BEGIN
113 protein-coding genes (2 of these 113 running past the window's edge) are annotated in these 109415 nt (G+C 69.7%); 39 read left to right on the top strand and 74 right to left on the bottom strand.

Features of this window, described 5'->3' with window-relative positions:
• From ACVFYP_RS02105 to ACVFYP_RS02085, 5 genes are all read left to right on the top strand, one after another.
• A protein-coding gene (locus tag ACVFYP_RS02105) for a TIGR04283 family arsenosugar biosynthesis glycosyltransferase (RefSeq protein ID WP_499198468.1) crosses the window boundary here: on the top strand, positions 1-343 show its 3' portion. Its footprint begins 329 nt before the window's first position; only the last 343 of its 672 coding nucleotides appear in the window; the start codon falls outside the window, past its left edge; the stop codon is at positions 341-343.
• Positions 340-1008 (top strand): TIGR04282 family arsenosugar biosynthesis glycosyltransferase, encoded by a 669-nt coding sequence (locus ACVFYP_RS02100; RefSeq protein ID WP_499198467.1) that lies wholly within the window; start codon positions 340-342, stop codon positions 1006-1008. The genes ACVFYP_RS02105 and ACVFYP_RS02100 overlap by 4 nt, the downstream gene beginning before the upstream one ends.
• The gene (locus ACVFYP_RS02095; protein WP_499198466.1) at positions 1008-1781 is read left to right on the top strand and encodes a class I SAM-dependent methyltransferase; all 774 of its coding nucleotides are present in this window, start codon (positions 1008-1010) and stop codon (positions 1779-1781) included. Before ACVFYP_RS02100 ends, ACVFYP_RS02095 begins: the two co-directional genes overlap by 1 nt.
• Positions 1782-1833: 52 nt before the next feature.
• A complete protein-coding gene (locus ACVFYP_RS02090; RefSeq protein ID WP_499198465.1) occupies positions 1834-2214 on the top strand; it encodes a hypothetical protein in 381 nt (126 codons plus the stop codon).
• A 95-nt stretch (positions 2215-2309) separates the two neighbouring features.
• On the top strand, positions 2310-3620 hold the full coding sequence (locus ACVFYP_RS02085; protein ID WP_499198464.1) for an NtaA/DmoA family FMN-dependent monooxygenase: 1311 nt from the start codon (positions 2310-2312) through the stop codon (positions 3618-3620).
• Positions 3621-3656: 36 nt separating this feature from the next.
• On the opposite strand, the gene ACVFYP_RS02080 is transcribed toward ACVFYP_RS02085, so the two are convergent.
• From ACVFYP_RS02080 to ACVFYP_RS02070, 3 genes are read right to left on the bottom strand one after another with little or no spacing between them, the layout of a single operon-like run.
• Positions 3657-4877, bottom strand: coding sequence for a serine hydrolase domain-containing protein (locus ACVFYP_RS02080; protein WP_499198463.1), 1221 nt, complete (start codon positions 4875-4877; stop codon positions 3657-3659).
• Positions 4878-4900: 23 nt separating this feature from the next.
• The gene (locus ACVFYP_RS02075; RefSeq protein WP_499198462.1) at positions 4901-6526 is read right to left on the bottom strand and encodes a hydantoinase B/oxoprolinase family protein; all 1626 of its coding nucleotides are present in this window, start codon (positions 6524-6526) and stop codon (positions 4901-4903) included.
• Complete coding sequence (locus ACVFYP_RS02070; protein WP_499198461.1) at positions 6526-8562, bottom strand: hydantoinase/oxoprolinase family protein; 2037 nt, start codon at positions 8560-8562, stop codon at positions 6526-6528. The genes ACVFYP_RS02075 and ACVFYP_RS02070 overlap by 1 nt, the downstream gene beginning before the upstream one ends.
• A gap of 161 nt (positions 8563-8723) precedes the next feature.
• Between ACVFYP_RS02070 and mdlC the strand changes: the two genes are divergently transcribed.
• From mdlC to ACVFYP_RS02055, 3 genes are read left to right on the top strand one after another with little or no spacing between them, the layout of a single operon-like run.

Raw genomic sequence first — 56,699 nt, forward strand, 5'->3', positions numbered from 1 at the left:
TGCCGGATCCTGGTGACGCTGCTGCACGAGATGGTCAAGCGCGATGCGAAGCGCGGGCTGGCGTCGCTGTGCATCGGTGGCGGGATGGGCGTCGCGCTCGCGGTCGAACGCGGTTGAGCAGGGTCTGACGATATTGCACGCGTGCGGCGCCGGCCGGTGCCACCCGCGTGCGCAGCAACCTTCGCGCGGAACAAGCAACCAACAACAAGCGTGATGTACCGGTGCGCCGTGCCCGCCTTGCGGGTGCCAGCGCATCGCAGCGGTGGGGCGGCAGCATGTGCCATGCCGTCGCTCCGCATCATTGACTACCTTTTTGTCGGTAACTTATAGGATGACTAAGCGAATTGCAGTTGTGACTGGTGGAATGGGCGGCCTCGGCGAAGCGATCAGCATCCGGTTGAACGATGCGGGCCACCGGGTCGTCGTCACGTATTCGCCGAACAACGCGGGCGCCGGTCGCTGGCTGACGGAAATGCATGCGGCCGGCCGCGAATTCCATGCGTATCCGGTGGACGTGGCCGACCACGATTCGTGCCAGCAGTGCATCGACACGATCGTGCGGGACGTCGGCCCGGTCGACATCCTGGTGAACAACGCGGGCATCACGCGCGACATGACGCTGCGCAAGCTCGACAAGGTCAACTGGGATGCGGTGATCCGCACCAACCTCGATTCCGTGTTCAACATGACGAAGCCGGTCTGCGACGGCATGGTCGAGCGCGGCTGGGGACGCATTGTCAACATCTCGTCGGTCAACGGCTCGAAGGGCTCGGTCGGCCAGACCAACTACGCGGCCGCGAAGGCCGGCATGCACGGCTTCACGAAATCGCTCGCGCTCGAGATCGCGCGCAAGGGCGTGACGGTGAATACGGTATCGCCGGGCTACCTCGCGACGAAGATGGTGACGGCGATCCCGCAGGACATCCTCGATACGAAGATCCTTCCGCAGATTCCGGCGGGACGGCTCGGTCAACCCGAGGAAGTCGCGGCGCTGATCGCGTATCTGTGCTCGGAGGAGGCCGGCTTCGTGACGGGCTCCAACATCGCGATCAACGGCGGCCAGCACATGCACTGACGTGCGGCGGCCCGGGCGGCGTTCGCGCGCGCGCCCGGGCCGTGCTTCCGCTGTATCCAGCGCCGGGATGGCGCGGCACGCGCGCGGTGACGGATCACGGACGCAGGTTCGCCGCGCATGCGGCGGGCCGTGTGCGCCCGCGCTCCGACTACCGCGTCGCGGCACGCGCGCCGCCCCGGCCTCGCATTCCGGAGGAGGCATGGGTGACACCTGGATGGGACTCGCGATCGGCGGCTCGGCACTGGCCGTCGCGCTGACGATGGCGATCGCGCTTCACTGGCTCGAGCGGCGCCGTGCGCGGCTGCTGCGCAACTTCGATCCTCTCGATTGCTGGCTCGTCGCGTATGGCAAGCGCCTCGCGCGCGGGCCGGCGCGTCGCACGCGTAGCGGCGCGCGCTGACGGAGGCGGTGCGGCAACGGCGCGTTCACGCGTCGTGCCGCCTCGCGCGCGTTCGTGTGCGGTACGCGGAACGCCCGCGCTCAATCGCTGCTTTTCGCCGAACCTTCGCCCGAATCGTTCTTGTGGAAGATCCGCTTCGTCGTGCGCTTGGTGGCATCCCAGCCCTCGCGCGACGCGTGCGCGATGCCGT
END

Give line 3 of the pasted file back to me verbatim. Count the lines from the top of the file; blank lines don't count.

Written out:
• From ACVFYP_RS02105 to ACVFYP_RS02085, 5 genes are all read left to right on the top strand, one after another.